Pending the investigation, Captain Lapore and First Officer Paladino have their passports confiscated by the Brazilian military, and while they are moved into nearby hotels, they are instructed not to leave while being questioned. And they are questioned – intensely.
CENIPA Establishes ATC Put Both Planes on a Collision Course for Disaster
Investigators use data from ATC radar to establish the flight paths of both planes. Normally, planes are supposed to fly in assigned corridors, or highways in the sky. To simplify things, and to ensure planes flying in opposite directions aren’t flying at the same flight level, northbound traffic flies in even-numbered altitude levels and southbound traffic flies in odd-numbered flight levels. Investigators find that, upon departing from Manaus and heading southbound, Gol Flight 1907 was flying level at its assigned altitude of 37,000 feet. Meanwhile, the Legacy jet had been cleared to the same altitude as Gol 1907 – 37,000 feet – as they departed from São José dos Campos flying to the north. Essentially, controllers from two different points across Brazil had permitted the planes to fly at the same altitude. But this was never supposed to have happened.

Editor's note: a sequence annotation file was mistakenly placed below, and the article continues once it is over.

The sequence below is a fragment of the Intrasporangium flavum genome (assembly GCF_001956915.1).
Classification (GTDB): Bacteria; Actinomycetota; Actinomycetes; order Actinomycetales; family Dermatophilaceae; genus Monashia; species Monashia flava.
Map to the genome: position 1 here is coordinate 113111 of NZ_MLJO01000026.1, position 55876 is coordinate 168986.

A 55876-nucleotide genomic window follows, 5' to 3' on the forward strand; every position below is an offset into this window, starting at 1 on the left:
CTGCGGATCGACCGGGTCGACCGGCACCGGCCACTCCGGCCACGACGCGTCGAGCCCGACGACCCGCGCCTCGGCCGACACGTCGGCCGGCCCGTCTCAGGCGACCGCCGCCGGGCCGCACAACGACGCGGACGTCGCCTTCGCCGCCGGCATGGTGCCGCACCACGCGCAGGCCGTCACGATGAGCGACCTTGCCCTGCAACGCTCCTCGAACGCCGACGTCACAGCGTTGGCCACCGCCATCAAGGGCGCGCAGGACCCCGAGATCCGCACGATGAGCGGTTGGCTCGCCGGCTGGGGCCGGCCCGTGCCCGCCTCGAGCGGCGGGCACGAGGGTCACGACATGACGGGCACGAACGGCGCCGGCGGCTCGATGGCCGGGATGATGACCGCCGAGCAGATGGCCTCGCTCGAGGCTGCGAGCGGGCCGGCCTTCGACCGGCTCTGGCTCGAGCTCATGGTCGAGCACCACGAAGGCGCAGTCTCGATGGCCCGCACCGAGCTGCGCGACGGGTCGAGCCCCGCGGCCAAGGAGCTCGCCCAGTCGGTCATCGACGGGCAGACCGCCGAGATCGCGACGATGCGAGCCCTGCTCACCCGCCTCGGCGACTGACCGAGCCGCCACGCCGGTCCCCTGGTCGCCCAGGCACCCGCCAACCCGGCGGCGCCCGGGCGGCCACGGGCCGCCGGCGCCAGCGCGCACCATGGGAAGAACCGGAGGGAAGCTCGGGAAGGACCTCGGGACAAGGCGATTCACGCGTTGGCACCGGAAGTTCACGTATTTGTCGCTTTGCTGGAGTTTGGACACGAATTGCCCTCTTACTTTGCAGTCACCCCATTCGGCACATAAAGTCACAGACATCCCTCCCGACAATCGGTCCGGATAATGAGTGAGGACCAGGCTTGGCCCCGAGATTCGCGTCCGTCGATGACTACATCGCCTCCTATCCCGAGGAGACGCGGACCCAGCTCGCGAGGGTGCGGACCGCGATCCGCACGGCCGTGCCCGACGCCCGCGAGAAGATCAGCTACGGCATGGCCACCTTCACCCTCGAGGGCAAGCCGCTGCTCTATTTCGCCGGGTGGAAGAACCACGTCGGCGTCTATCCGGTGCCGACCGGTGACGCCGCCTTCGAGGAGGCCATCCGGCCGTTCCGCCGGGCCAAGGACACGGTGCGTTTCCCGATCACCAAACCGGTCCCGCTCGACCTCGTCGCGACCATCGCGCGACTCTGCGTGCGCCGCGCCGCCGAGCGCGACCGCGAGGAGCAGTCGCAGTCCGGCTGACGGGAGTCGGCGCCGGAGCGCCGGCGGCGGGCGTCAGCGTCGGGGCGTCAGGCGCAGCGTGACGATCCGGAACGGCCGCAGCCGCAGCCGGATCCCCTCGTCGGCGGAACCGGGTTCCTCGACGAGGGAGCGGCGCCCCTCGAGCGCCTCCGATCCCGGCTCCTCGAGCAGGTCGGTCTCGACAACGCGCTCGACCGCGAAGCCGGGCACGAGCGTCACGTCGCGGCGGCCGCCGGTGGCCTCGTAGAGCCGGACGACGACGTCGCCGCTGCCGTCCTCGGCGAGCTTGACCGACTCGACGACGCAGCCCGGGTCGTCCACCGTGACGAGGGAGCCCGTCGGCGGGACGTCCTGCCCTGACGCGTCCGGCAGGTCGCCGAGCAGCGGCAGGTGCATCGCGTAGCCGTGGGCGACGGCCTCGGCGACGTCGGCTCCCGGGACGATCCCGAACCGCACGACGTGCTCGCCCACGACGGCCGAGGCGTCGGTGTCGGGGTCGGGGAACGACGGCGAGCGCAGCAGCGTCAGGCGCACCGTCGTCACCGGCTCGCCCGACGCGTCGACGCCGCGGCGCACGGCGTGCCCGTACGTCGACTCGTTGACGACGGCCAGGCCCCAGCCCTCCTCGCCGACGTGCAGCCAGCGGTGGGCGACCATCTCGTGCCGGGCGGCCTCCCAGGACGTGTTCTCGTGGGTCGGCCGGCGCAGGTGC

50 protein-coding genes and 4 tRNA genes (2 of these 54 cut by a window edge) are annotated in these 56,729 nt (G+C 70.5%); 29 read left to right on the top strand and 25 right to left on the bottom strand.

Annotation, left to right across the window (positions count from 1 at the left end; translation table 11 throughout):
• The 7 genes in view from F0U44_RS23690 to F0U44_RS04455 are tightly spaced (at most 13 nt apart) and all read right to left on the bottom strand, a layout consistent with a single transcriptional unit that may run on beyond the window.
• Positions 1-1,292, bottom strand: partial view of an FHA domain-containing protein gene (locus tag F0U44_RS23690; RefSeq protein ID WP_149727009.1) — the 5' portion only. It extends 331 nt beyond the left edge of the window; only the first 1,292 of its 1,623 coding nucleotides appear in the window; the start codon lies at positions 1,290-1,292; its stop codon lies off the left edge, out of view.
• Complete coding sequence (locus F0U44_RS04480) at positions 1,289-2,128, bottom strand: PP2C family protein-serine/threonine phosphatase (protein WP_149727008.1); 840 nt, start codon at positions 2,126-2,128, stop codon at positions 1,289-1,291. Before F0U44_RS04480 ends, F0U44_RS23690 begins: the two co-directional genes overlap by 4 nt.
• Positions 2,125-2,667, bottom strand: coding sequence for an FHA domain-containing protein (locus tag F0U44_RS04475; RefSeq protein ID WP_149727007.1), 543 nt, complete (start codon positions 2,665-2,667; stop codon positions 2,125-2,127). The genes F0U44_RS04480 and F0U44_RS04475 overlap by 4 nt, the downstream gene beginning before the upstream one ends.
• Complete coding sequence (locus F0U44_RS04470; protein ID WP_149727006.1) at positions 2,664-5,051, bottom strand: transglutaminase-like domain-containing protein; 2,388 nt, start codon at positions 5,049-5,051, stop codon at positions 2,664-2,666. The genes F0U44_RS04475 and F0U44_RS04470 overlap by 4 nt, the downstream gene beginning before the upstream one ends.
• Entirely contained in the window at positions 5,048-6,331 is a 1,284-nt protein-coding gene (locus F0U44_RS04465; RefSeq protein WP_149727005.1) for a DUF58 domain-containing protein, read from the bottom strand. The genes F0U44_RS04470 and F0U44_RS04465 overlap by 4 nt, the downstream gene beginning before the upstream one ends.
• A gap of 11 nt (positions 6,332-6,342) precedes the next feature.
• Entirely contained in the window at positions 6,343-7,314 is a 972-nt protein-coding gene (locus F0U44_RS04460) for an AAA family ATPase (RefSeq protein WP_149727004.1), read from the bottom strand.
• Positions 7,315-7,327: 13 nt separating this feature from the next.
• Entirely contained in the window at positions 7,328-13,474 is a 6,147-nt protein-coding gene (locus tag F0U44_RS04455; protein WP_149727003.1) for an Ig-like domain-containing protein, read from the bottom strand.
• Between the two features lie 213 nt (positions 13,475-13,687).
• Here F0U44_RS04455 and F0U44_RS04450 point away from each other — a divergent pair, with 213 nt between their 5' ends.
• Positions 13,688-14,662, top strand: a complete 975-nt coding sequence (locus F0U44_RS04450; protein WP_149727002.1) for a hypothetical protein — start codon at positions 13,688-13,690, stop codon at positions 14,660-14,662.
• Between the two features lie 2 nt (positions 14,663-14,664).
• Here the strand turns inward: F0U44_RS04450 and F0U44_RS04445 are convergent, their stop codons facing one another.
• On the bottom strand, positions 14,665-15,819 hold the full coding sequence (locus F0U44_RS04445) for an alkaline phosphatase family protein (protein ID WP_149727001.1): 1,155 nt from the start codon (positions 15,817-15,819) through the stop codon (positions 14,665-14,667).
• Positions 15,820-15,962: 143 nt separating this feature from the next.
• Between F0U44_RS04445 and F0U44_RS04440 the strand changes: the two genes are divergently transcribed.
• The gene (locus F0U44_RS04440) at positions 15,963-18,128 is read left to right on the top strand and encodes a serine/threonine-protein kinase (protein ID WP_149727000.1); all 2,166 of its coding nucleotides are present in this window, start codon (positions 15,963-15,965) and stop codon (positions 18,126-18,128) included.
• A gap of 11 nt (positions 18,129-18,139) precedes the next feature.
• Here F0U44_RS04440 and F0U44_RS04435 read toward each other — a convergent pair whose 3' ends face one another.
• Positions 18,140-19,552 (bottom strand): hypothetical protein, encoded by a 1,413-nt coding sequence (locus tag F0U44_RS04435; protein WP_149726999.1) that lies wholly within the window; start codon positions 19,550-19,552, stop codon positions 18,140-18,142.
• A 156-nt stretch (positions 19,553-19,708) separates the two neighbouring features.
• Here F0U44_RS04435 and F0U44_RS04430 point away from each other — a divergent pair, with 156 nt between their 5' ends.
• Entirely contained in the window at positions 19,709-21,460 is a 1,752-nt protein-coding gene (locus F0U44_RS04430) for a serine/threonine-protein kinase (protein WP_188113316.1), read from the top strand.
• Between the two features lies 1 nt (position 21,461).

As both planes made their way toward the Brasilia waypoint on their separate routes, the Legacy jet, according to its flight plan, should have descended to 36,000 feet (or 11,000 m), which would have placed them out of the path of the southbound Gol passenger plane. The pilots insist they were never instructed by ATC to change their altitude. In fact, they claim that when they took off, they were cleared by São José dos Campos air control center to fly at 37,000 feet all the way to their destination. And investigators confirm that once the Legacy jet reached Brasilia Center airspace, which is roughly the midpoint from where both planes took off from opposite directions, the controllers indeed never asked them to descend that critical 1,000 feet (or 305 m). This revelation becomes one of the main contributors of the crash, according to investigators.
But this revelation does not paint the full picture of what happened. The reason why Brasilia Center controllers never instructed the Legacy jet to descend, as their flight plan indicated they would, was because of the way that the actual versus assigned altitudes appeared on their radar screens. These numbers appeared side by side on the radar screen, and the controller simply confused the altitude value on one side for the altitude value on the other side. In doing so, the controller mistook the lower, assigned altitude value (as indicated on their filed flight plan) as their actual altitude. And it is procedure for pilots to obey ATC instructions about altitude, even if what they are instructed to do differs from the flight plan.
CENIPA Points to ExcelAire Pilots for Disabling Transponder, Not Maintaining Radio Contact with ATC